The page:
Olympic Marketing: Rule 40’s Herculean Undertaking

While I shoveled nostalgic coal into the roaring engine of my Olympic hype train this weekend, something caught my eye. I expected predictions of the impending contests, but I didn’t anticipate such a hotly contested gauntlet in marketing at the Olympics.

We’ve seen the World Health Organization, governments and scientists declare war on the Zika virus. Read harrowing studies of the bacterial soup athletes and spectators will encounter. Heard Eduardo Paes, Mayor of Rio de Janeiro, bombastically offer a kangaroo to ease Australian athletes’ safety concerns.

These concerns have had – and should continue to occupy – the full attention of organizers, participants and attendees. A different controversy is taking hold of companies focused on the patriotic eyeballs of those firmly planted on a couch, bar stool or even computer chair – if a mid-day event just happens to appear within a cubicle browser.

Rule 40’s Unexpected Marketing Consequences

The International Olympic Committee (IOC) and U.S. Olympic Committee (USOC) seemed to peel back a layer of the restrictions on marketing around the Olympics last year, but Rule 40 still hampers athletes’ ability to profit from their images and, perhaps more costly, social media accounts between July 27-August 24.

The IOC and USOC handed athletes with smaller sponsors (read: New Balance, Saucony) a straw to fill Michael Phelps’ 50-meter habitat for viewer attention, while opening the floodgates for mega Olympic sponsors (Nike, McDonald’s).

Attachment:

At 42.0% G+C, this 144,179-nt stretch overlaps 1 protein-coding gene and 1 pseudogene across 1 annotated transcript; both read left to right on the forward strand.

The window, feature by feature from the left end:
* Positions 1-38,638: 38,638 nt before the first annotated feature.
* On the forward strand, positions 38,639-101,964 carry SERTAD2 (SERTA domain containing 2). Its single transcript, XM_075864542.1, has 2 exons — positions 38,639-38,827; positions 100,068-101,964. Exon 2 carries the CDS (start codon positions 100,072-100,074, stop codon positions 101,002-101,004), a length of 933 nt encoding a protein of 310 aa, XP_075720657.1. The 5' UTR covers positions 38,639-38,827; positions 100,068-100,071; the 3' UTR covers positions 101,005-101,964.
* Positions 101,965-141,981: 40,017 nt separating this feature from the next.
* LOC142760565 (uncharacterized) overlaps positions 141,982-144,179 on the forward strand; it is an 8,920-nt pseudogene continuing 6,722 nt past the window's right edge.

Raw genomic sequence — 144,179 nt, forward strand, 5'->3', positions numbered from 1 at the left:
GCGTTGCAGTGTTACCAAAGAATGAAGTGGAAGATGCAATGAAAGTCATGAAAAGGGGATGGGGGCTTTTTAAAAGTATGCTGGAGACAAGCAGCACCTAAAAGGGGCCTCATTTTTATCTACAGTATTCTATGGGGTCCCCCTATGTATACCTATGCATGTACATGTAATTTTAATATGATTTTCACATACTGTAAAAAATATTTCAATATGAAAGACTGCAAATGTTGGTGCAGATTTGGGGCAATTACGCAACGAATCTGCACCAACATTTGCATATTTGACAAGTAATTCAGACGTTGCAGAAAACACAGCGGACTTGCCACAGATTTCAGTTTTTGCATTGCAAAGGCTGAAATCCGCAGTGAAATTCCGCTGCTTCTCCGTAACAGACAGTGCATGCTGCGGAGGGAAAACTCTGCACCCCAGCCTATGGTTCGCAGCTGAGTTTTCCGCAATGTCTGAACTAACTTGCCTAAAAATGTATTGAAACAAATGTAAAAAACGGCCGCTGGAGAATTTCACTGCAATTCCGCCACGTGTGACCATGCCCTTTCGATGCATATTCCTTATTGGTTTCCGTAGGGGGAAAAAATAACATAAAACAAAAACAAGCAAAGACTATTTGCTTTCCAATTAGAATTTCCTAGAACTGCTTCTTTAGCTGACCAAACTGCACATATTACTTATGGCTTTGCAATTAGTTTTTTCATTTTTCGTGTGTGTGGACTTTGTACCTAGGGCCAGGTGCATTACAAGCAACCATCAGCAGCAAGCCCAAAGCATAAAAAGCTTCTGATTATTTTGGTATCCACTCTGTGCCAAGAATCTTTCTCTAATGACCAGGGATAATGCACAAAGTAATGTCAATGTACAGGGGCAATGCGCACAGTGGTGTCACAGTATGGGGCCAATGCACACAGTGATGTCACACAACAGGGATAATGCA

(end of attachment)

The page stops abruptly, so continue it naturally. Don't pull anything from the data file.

Now, to be fair, I do understand the need to preserve and reinforce the value of the $25 million per year price ticket for top global sponsors, with aspirations to double these fees by 2021, as reported by Reuters. But it has unleashed a flurry of smart marketing from brands like Under Armour – who was surprisingly lumped into an article about startups and Rule 40 by Inc. – including my favorite ad of the year (likely last several years):

This spot launched in March and doesn’t include any prohibited trademarks, yet it delivered a gut punch to premium sponsors.

Elsewhere, Brooks Running Co. “secretly” launched an ambush marketing campaign around the Rio games, according to the Wall Street Journal, although I’m not sure how clandestine it could hope to be if the WSJ was able to find the source via a simple domain registry. The campaign, “Rule 40,” was spotted in protest around some of the U.S. trials, including the U.S. Olympic track-and-field trials in July, where a flatbed billboard truck circled the grounds.

Who will take home Marketing Gold?

Brands that paid the premium will undoubtedly capitalize on the primetime slots. We know that Morgan Freeman’s satin voice will envelope sentimental memories, and seal it with a Visa slogan. We expect to see a beaming child at a McDonald’s to dig into two all-beef patties, special sauce… well, you know the rest.

But what we don’t know is which creative upstart will elude the restrictions and somersault over the established, resource-rich brands.

So in the spirit of the Olympic games, I’ll say to marketers everywhere, instead of “Faster, Higher, Stronger,” aim for smarter and sharper. You may just pull off an upset.

Leave a comment below letting me know your thoughts on Rule 40, or your favorite Olympic memory.

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